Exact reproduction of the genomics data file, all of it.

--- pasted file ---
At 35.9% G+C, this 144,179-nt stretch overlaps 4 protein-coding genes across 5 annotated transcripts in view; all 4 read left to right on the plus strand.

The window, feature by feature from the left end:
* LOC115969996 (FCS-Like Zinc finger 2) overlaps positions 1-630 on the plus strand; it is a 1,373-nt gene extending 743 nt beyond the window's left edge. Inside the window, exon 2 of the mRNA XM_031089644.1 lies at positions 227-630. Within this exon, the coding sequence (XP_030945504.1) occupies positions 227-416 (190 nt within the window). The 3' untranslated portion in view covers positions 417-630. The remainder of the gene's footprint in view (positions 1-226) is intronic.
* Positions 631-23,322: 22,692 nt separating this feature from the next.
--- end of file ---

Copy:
At 35.9% G+C, this 144,179-nt stretch overlaps 4 protein-coding genes across 5 annotated transcripts in view; all 4 read left to right on the plus strand.

The window, feature by feature from the left end:
* LOC115969996 (FCS-Like Zinc finger 2) overlaps positions 1-630 on the plus strand; it is a 1,373-nt gene extending 743 nt beyond the window's left edge. Inside the window, exon 2 of the mRNA XM_031089644.1 lies at positions 227-630. Within this exon, the coding sequence (XP_030945504.1) occupies positions 227-416 (190 nt within the window). The 3' untranslated portion in view covers positions 417-630. The remainder of the gene's footprint in view (positions 1-226) is intronic.
* Positions 631-23,322: 22,692 nt separating this feature from the next.